Eumaniraptora ("true maniraptorans), characterized by numerous features:
Nearly all eumaniraptorans are smaller than a human: many much smaller! Eumaniraptora comprises two main groups, Deinonychosauria and Avialae.
Deinonychosauria ("Deinonychus lizards") have a greatly enlarged sickle-shaped claw on pedal digit II, which is retractable. This was almost certainly used as a killing weapon, like a cat's claws. However, may have had other functions as well. Some deinonychosaurs had an arctometatarsus, but others had short broad feet. Two main types of deinonychosaurs: Dromaeosauridae (classic "raptors") and Troodontidae:
Note: some studies place troodontids and dromaeosaurids together in Deinonychosauria; others put dromaeosaurids closer to birds; still others put troodontids closer to birds. Nevertheless, it is within the maniraptoran coelurosaurs that the birds arose.
The remaining dinosaurs belong to Avialae ("bird wings"), colloquially called "birds". However, Avialae encompasses more than the advanced clade of living birds (Aves), and many Mesozoic avialians are hard to distinguish from deinonychosaurs. (In fact, the dromaeosaurid Rahonavis was first thought to be a primitive avialian).
Also hard to recognize good shared derived characters for Avialae at present, because basal deinonychosaurs are very, very avialian-like. At present, the following traits seem to be characteristic of Avialae, but some are also found in one or more small deinonychosaur (or reversed in an early bird or two):
Archaeopteryx lithographica ("ancient wing of the lithographic limestone") is the commonly considered the oldest known and basalmost avialian. It was also the first discovered basal avialian. In 1859, Darwin published the Origin; some used birds as a counter-example against evolution, as there were apparently know transitional forms between birds and other vertebrates. In 1860, a feather (identical to modern birds' feathers) was found in the Solnhofen Lithographic Limestone of Bavaria, Germany: a Late Jurassic formation. The following year, the skeleton of this feather-bearer was found. Like modern birds, it had:
Many saw Archaeopteryx as transitional between "normal" reptiles and birds. This specimen was bought by the British Museum (Owen's place of work). A second, and much better, specimen was found in 1877: this one was bought by the Humbolt Museum in Berlin. This specimen showed that the skull DID have teeth! (During the 20th Century, five more Archaeopteryx skeletons have been found: all from the Solnhofen Limestone).
The last twenty years has seen an explosion of discoveries in Mesozoic bird fossils. Once, birds seemed very, VERY different from all other animals. If we just compared them to their closest living relatives (crocodilians), we'd see:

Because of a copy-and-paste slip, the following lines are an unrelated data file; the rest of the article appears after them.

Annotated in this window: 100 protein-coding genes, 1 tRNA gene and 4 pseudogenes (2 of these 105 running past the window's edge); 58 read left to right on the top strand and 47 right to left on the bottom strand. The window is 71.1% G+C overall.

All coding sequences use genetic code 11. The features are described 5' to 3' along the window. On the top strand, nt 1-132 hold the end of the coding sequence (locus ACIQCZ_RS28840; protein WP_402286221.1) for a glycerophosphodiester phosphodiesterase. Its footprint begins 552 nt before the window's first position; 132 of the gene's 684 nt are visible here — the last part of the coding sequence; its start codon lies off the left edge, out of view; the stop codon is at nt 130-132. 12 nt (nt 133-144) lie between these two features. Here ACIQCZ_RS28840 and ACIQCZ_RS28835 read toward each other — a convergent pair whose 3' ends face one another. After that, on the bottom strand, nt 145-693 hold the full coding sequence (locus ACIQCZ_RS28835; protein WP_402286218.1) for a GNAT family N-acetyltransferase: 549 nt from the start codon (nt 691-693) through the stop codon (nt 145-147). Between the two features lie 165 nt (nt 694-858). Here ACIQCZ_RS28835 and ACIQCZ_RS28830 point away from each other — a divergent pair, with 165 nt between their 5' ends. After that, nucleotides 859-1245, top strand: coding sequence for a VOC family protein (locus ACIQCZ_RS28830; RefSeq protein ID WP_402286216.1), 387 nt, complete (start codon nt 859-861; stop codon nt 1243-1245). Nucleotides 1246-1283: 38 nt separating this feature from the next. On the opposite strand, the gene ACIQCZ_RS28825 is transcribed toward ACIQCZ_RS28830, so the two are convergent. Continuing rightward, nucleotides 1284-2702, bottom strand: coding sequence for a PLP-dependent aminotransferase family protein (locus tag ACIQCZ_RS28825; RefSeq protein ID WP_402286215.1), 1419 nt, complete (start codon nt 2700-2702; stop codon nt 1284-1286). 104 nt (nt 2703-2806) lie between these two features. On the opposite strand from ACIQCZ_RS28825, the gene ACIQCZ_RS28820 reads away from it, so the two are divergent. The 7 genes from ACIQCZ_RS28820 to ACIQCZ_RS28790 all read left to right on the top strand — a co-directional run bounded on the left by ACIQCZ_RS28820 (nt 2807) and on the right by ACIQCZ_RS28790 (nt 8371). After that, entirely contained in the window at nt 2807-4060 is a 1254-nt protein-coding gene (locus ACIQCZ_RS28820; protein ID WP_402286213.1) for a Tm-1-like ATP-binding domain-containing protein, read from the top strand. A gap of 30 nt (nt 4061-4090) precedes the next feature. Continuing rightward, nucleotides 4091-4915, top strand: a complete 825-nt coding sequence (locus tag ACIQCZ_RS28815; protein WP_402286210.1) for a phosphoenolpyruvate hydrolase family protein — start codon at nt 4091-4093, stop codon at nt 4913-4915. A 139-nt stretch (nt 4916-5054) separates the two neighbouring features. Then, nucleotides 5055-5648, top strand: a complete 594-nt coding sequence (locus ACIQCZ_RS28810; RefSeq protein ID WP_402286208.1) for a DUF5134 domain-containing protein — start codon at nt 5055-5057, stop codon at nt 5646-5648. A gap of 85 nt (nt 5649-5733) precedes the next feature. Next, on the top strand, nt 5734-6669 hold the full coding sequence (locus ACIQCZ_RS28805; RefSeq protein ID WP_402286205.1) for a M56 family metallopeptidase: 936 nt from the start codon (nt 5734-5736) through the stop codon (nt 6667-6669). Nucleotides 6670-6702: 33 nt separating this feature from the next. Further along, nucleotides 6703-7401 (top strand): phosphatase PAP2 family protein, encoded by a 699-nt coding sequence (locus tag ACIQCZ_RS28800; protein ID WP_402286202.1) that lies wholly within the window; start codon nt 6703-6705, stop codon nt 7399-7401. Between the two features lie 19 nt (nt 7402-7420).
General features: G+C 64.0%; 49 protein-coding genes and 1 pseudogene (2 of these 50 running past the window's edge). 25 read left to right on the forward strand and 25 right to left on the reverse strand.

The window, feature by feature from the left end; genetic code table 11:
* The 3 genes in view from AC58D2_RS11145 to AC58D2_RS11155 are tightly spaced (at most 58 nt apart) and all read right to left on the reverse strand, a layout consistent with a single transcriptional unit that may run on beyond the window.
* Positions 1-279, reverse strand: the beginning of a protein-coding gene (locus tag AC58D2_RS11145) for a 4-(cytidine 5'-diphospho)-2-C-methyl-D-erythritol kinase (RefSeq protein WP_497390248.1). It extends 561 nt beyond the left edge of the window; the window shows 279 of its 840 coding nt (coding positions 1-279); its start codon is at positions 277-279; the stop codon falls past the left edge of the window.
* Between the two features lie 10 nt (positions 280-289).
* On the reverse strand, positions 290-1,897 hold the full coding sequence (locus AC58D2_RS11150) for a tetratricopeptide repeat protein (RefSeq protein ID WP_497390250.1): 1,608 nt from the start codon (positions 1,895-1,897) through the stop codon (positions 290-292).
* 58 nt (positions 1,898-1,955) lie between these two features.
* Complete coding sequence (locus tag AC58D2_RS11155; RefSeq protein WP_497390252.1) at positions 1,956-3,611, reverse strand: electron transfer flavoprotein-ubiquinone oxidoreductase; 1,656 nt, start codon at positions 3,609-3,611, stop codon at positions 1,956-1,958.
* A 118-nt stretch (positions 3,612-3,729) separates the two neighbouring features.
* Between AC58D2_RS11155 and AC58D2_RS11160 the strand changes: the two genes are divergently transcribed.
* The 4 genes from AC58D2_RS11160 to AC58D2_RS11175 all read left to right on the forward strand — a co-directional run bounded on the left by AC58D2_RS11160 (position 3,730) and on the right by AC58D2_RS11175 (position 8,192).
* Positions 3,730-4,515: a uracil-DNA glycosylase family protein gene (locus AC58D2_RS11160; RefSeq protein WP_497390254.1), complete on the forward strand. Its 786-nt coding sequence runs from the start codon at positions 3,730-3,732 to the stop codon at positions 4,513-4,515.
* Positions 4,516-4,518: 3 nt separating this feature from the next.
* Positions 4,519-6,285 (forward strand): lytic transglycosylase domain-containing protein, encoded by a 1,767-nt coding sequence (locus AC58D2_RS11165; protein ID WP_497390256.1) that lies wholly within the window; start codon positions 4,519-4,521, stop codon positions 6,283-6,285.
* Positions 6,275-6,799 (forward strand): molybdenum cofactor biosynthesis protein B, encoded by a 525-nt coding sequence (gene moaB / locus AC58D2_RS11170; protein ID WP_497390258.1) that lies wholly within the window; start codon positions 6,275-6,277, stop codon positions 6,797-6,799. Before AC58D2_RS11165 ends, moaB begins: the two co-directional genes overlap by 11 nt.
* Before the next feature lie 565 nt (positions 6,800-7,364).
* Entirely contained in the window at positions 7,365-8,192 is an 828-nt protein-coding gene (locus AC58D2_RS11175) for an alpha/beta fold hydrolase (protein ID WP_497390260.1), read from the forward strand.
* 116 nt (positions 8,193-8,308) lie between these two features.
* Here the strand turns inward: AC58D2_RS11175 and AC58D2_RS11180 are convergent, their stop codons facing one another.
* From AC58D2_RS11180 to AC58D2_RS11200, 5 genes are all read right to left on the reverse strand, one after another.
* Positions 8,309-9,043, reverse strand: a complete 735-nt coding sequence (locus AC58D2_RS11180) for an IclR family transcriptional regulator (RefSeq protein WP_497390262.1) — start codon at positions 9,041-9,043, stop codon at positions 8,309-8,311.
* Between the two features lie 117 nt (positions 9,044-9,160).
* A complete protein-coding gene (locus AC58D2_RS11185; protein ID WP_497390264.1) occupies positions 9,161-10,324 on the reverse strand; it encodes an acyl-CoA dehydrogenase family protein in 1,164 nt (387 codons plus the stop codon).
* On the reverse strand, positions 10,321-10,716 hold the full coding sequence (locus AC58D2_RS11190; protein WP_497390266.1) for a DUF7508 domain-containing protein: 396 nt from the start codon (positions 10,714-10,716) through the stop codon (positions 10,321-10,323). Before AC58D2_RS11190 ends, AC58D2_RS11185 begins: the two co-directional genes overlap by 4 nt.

We've already seen how many of these traits are present in dinosaurs (or more inclusive clades) outside of Avialae:
However, Archaeopteryx might NOT be a "bird" (avialian). In fact, deinonychosaurs might be more closely related to Avialae than is Archaeopteryx.
The remaining avian traits listed above evolved within Avialae during the Mesozoic.
There are several very primitive bird groups in the Early Cretaceous. The primitive groups retained grasping hands. Confuciusornithidae shows a toothless beak, but this evolved independantly of modern birds since most bird species between Archaeopteryx and Aves had teeth. Confuciusornithids are the most primitive birds with a pygostyle (independantly evolved in some oviraptorosaurs and at least one therizinosauroid!).
Ornithothoraces ("bird torsos") is the clade of flying birds. (Earlier bird types probably were limited fliers at best). Ornithothoracines are a Cretaceous-to-modern clade, characterized by (among lots of traits we're not going to deal with!) the carpometacarpus and tarsometatarsus. One of the clades of ornithothoracines, Enantiornithes, was the most diverse group of Mesozoic birds. They ranged from little sparrow-sized birds (the first truly small birds) to eagle-sized, and included short snouted seed eaters, insect eaters, fish eaters, worm eaters, and maybe even a meat eater. They have been found all over the world, and right up to the end of the Cretaceous.
Modern birds and their closest Mesozoic relatives form Ornithurae ("bird tails"). Ornithurines lost their manual unguals (although even enantiornithines probably had only a very weak grip at most) and evolved the synsacrum. Hesperornithines were sea-going birds of the Cretaceous. They had denser bones than most birds, and were swimming fish-hunters. In fact, their wings had atrophied away: the fore arm was lost and their humerus was no more than a simple splint. NOTE: hesperornithines are the ONLY known marine dinosaurs of the Mesozoic!!
Carninatae ("keeled ones") include Mesozoic Ichthyornis (a flying fish-hunter) and Aves proper. They had a keeled sternum which greatly increased the volume of their flying muscles. Aves itself is characterized by:
There is some evidence for true members of Aves (including a latest Cretaceous duck!) by the end of the Mesozoic. Aves are the only dinosaurs to survive the extinction at the end of the Cretaceous, and continued to evolve and specialize throughout the Cenozoic. However, that history is beyond the scope of this course!
So much for the phylogeny of birds (and dinosaurs in general). However, what about the origins of bird flight? That is next lecture's topic.
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